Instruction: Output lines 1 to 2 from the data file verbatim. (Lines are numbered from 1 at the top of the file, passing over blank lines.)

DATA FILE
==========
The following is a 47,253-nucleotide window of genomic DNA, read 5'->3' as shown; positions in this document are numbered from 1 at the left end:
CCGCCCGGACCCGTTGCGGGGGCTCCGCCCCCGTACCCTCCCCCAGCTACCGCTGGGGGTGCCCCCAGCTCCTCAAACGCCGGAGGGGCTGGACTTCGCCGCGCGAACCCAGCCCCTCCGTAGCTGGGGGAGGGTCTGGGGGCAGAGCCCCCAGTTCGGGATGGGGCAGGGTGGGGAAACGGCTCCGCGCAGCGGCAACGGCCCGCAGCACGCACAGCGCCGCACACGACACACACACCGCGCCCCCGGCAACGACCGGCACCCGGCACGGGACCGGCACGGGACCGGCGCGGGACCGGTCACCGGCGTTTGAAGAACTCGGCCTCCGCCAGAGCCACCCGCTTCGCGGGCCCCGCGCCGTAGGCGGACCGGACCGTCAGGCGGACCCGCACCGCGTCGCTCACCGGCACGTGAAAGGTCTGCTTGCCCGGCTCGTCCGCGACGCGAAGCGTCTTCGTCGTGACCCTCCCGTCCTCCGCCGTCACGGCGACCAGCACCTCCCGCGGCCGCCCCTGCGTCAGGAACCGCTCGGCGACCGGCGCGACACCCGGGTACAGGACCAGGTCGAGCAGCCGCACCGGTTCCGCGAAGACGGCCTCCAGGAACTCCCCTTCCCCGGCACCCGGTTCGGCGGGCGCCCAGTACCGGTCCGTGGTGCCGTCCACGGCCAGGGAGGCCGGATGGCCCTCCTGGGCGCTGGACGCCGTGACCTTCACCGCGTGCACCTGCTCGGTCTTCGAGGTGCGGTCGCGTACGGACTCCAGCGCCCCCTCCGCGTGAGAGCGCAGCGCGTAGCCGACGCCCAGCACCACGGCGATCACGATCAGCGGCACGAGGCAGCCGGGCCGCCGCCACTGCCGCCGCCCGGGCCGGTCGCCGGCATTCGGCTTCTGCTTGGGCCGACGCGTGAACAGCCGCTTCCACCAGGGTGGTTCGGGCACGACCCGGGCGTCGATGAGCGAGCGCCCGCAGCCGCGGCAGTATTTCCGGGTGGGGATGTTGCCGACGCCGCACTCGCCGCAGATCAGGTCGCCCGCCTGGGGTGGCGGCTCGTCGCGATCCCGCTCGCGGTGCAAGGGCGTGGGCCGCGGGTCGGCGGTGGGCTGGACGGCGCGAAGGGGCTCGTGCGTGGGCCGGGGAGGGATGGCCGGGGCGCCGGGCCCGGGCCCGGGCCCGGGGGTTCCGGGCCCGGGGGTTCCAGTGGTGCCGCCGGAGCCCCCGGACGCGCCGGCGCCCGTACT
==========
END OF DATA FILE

The following is a 47,253-nucleotide window of genomic DNA, read 5'->3' as shown; positions in this document are numbered from 1 at the left end:
CCGCCCGGACCCGTTGCGGGGGCTCCGCCCCCGTACCCTCCCCCAGCTACCGCTGGGGGTGCCCCCAGCTCCTCAAACGCCGGAGGGGCTGGACTTCGCCGCGCGAACCCAGCCCCTCCGTAGCTGGGGGAGGGTCTGGGGGCAGAGCCCCCAGTTCGGGATGGGGCAGGGTGGGGAAACGGCTCCGCGCAGCGGCAACGGCCCGCAGCACGCACAGCGCCGCACACGACACACACACCGCGCCCCCGGCAACGACCGGCACCCGGCACGGGACCGGCACGGGACCGGCGCGGGACCGGTCACCGGCGTTTGAAGAACTCGGCCTCCGCCAGAGCCACCCGCTTCGCGGGCCCCGCGCCGTAGGCGGACCGGACCGTCAGGCGGACCCGCACCGCGTCGCTCACCGGCACGTGAAAGGTCTGCTTGCCCGGCTCGTCCGCGACGCGAAGCGTCTTCGTCGTGACCCTCCCGTCCTCCGCCGTCACGGCGACCAGCACCTCCCGCGGCCGCCCCTGCGTCAGGAACCGCTCGGCGACCGGCGCGACACCCGGGTACAGGACCAGGTCGAGCAGCCGCACCGGTTCCGCGAAGACGGCCTCCAGGAACTCCCCTTCCCCGGCACCCGGTTCGGCGGGCGCCCAGTACCGGTCCGTGGTGCCGTCCACGGCCAGGGAGGCCGGATGGCCCTCCTGGGCGCTGGACGCCGTGACCTTCACCGCGTGCACCTGCTCGGTCTTCGAGGTGCGGTCGCGTACGGACTCCAGCGCCCCCTCCGCGTGAGAGCGCAGCGCGTAGCCGACGCCCAGCACCACGGCGATCACGATCAGCGGCACGAGGCAGCCGGGCCGCCGCCACTGCCGCCGCCCGGGCCGGTCGCCGGCATTCGGCTTCTGCTTGGGCCGACGCGTGAACAGCCGCTTCCACCAGGGTGGTTCGGGCACGACCCGGGCGTCGATGAGCGAGCGCCCGCAGCCGCGGCAGTATTTCCGGGTGGGGATGTTGCCGACGCCGCACTCGCCGCAGATCAGGTCGCCCGCCTGGGGTGGCGGCTCGTCGCGATCCCGCTCGCGGTGCAAGGGCGTGGGCCGCGGGTCGGCGGTGGGCTGGACGGCGCGAAGGGGCTCGTGCGTGGGCCGGGGAGGGATGGCCGGGGCGCCGGGCCCGGGCCCGGGCCCGGGGGTTCCGGGCCCGGGGGTTCCAGTGGTGCCGCCGGAGCCCCCGGACGCGCCGGCGCCCGTACT